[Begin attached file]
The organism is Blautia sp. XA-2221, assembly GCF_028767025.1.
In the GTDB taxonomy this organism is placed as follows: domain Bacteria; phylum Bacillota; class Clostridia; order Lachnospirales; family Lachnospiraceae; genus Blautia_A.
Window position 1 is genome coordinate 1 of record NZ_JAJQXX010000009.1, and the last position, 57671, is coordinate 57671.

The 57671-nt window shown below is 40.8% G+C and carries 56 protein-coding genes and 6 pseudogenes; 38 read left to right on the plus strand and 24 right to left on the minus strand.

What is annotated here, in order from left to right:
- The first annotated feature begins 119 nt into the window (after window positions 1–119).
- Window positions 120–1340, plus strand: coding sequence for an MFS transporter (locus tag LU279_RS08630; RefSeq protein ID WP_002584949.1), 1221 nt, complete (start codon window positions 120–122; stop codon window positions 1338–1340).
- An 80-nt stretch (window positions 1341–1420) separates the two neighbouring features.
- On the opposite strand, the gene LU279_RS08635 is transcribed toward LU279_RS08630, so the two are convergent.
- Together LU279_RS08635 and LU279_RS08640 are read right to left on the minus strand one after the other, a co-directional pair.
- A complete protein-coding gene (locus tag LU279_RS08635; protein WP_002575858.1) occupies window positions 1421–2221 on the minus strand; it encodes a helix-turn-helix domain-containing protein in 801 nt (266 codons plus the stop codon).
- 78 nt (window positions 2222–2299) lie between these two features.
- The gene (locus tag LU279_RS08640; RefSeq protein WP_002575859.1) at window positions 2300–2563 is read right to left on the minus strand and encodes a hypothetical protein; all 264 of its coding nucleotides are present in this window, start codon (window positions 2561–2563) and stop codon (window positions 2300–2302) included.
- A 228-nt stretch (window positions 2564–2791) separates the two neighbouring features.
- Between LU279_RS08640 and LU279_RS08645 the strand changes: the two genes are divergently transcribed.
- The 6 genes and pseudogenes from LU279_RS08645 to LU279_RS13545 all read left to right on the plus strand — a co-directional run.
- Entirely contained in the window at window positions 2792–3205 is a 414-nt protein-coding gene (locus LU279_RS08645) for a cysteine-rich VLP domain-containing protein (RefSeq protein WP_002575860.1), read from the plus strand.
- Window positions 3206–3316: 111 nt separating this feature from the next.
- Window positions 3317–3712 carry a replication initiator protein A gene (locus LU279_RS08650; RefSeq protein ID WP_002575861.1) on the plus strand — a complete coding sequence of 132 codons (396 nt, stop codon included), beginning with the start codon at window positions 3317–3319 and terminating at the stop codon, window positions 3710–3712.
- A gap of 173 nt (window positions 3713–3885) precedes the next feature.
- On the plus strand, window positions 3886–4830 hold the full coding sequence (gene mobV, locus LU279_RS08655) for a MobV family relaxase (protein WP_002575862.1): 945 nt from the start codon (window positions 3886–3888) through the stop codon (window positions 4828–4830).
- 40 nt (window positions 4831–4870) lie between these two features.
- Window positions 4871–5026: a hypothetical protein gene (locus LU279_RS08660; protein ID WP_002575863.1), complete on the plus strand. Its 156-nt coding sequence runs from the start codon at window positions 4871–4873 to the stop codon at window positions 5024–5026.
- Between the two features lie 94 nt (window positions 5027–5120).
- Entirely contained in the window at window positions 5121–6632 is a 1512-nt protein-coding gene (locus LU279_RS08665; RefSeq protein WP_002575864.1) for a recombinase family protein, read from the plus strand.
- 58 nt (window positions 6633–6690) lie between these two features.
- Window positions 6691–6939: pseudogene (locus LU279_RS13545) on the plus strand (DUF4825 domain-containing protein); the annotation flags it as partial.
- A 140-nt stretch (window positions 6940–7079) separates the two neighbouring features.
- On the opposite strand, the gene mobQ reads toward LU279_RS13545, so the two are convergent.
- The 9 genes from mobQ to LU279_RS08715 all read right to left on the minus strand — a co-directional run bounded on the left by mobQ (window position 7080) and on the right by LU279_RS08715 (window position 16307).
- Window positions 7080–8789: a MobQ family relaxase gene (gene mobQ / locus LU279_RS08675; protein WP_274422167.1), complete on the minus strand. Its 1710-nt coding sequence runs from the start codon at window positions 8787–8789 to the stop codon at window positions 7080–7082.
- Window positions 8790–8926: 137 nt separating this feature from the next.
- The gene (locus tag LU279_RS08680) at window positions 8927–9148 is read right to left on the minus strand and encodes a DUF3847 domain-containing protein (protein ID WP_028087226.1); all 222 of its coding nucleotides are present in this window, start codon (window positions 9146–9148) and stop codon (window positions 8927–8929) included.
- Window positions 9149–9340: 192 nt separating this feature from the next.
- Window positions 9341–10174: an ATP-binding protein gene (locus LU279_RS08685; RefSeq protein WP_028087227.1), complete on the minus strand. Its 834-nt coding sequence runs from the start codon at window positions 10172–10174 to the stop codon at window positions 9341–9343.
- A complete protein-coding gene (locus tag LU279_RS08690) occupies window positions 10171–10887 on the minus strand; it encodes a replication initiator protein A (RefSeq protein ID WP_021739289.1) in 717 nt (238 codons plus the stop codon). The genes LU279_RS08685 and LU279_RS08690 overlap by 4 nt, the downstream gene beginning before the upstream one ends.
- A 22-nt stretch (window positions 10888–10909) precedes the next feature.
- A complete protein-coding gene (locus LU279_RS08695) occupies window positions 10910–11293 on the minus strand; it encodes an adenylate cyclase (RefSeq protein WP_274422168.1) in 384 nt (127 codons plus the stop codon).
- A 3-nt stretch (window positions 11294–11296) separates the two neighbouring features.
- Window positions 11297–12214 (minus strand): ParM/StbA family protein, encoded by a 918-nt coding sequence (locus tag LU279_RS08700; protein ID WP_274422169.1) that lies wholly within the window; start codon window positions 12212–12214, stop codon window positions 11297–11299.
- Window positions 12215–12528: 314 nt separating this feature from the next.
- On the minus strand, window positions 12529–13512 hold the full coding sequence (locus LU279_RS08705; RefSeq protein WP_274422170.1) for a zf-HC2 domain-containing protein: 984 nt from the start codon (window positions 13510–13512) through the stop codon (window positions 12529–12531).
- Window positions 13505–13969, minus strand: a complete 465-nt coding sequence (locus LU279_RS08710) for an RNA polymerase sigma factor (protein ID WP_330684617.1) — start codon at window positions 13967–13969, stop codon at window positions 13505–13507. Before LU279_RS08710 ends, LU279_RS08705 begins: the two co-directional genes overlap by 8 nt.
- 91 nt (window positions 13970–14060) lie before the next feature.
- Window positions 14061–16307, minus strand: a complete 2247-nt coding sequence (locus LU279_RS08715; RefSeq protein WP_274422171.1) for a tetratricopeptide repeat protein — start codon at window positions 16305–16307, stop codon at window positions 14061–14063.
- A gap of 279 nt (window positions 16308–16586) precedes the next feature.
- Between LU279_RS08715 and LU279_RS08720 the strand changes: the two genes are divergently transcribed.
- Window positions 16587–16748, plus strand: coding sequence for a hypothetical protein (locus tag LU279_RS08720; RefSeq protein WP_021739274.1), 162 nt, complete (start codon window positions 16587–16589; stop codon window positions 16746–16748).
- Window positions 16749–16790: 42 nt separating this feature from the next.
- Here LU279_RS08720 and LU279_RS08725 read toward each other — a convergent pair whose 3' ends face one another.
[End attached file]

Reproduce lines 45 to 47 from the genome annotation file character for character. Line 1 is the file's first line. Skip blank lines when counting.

- Window positions 14061–16307, minus strand: a complete 2247-nt coding sequence (locus LU279_RS08715; RefSeq protein WP_274422171.1) for a tetratricopeptide repeat protein — start codon at window positions 16305–16307, stop codon at window positions 14061–14063.
- A gap of 279 nt (window positions 16308–16586) precedes the next feature.
- Between LU279_RS08715 and LU279_RS08720 the strand changes: the two genes are divergently transcribed.